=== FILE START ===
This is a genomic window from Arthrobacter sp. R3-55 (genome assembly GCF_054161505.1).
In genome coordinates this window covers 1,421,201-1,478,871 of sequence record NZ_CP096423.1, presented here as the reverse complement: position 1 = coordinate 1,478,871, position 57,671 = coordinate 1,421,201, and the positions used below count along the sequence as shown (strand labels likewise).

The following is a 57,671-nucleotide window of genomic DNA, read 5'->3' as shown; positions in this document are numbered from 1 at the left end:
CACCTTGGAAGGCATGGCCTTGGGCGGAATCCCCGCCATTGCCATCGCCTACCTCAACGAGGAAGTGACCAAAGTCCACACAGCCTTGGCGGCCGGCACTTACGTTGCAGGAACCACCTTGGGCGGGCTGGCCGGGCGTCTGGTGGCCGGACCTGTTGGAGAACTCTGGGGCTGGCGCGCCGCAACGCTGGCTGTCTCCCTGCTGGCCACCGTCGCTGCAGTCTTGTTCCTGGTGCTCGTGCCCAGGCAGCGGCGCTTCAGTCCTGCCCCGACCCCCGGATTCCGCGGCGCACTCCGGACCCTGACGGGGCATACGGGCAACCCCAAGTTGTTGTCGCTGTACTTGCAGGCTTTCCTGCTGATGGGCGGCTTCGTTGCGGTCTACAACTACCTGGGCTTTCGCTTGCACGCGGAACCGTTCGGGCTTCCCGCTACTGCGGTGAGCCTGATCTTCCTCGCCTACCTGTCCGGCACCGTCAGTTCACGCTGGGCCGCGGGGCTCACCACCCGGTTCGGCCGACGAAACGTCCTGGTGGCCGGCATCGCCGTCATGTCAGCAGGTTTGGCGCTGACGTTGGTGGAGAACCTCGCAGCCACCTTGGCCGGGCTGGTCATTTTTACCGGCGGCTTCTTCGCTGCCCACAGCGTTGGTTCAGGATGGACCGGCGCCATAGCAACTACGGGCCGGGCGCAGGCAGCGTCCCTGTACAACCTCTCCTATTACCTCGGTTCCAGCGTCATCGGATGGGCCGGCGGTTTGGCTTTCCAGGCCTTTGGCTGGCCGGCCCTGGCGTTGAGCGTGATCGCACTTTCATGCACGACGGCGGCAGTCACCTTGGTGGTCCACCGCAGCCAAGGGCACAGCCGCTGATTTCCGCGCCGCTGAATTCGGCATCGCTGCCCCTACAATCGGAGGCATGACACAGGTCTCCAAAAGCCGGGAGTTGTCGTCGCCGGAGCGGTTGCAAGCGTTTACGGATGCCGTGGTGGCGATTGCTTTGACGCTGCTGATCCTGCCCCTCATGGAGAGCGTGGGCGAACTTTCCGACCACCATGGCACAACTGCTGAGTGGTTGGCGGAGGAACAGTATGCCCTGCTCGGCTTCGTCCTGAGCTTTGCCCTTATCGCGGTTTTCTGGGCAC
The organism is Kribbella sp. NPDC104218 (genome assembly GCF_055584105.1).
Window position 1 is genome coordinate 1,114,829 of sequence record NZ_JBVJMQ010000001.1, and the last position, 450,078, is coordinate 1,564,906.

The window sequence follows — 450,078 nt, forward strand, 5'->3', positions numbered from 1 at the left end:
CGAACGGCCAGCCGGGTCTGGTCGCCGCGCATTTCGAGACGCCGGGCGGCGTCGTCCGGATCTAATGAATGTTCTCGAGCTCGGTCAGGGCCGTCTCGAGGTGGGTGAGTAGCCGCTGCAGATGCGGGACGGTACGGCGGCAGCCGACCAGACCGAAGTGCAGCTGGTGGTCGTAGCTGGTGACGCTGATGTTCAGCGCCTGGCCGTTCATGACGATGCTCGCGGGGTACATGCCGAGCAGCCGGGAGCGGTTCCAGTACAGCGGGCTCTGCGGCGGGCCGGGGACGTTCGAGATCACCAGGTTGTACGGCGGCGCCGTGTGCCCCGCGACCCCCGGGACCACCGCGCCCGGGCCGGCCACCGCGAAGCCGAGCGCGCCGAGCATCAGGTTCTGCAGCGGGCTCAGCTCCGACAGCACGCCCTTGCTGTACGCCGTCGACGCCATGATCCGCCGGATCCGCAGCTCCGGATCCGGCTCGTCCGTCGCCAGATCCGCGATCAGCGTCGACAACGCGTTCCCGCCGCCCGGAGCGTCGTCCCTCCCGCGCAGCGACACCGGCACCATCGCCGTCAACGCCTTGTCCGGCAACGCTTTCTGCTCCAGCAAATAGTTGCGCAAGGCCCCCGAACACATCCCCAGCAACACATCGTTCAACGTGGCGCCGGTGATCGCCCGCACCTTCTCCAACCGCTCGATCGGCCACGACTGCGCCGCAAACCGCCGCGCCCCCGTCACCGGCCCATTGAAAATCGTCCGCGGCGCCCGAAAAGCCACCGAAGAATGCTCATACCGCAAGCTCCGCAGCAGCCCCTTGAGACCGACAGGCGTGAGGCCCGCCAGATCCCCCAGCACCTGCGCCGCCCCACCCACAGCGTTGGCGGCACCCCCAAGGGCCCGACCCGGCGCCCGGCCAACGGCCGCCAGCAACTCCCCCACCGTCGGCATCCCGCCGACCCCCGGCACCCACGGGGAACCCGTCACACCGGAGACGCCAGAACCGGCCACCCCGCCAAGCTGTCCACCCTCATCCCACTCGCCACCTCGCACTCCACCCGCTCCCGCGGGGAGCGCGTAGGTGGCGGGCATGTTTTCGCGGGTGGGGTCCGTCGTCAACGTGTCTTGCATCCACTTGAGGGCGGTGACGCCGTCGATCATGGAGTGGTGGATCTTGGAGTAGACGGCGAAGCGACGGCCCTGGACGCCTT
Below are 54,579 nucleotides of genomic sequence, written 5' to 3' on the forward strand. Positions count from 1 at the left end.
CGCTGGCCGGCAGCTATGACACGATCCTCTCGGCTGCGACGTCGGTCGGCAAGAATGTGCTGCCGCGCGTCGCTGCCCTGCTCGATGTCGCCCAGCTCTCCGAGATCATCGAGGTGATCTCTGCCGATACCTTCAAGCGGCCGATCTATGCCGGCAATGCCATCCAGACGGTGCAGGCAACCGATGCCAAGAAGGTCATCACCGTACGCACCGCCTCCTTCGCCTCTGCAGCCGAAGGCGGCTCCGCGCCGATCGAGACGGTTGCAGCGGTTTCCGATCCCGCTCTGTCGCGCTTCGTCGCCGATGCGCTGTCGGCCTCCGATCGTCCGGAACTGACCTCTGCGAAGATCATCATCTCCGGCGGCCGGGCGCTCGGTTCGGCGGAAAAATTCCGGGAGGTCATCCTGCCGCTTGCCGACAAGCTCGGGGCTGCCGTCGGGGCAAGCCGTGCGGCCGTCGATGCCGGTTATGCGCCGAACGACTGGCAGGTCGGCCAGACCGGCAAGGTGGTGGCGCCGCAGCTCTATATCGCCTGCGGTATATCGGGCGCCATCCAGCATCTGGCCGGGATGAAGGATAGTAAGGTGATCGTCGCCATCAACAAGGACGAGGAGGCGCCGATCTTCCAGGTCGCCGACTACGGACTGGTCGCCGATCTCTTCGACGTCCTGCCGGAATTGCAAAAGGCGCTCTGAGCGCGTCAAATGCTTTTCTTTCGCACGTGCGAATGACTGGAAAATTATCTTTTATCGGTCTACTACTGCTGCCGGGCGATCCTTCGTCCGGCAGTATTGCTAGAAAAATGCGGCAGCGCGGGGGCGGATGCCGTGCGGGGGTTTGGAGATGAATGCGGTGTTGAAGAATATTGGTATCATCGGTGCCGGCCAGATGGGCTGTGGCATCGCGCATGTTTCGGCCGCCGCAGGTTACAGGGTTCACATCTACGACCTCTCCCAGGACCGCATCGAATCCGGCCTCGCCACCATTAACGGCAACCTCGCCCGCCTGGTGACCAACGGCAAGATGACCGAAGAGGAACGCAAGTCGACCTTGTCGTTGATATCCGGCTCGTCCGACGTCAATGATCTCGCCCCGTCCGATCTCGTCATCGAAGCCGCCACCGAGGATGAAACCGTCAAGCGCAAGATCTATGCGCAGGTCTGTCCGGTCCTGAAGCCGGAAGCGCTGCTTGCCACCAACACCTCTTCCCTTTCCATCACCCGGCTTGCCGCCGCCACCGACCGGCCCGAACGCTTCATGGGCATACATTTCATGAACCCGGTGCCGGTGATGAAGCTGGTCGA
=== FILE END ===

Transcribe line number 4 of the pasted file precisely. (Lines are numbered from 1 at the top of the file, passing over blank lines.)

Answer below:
CACCTTGGAAGGCATGGCCTTGGGCGGAATCCCCGCCATTGCCATCGCCTACCTCAACGAGGAAGTGACCAAAGTCCACACAGCCTTGGCGGCCGGCACTTACGTTGCAGGAACCACCTTGGGCGGGCTGGCCGGGCGTCTGGTGGCCGGACCTGTTGGAGAACTCTGGGGCTGGCGCGCCGCAACGCTGGCTGTCTCCCTGCTGGCCACCGTCGCTGCAGTCTTGTTCCTGGTGCTCGTGCCCAGGCAGCGGCGCTTCAGTCCTGCCCCGACCCCCGGATTCCGCGGCGCACTCCGGACCCTGACGGGGCATACGGGCAACCCCAAGTTGTTGTCGCTGTACTTGCAGGCTTTCCTGCTGATGGGCGGCTTCGTTGCGGTCTACAACTACCTGGGCTTTCGCTTGCACGCGGAACCGTTCGGGCTTCCCGCTACTGCGGTGAGCCTGATCTTCCTCGCCTACCTGTCCGGCACCGTCAGTTCACGCTGGGCCGCGGGGCTCACCACCCGGTTCGGCCGACGAAACGTCCTGGTGGCCGGCATCGCCGTCATGTCAGCAGGTTTGGCGCTGACGTTGGTGGAGAACCTCGCAGCCACCTTGGCCGGGCTGGTCATTTTTACCGGCGGCTTCTTCGCTGCCCACAGCGTTGGTTCAGGATGGACCGGCGCCATAGCAACTACGGGCCGGGCGCAGGCAGCGTCCCTGTACAACCTCTCCTATTACCTCGGTTCCAGCGTCATCGGATGGGCCGGCGGTTTGGCTTTCCAGGCCTTTGGCTGGCCGGCCCTGGCGTTGAGCGTGATCGCACTTTCATGCACGACGGCGGCAGTCACCTTGGTGGTCCACCGCAGCCAAGGGCACAGCCGCTGATTTCCGCGCCGCTGAATTCGGCATCGCTGCCCCTACAATCGGAGGCATGACACAGGTCTCCAAAAGCCGGGAGTTGTCGTCGCCGGAGCGGTTGCAAGCGTTTACGGATGCCGTGGTGGCGATTGCTTTGACGCTGCTGATCCTGCCCCTCATGGAGAGCGTGGGCGAACTTTCCGACCACCATGGCACAACTGCTGAGTGGTTGGCGGAGGAACAGTATGCCCTGCTCGGCTTCGTCCTGAGCTTTGCCCTTATCGCGGTTTTCTGGGCAC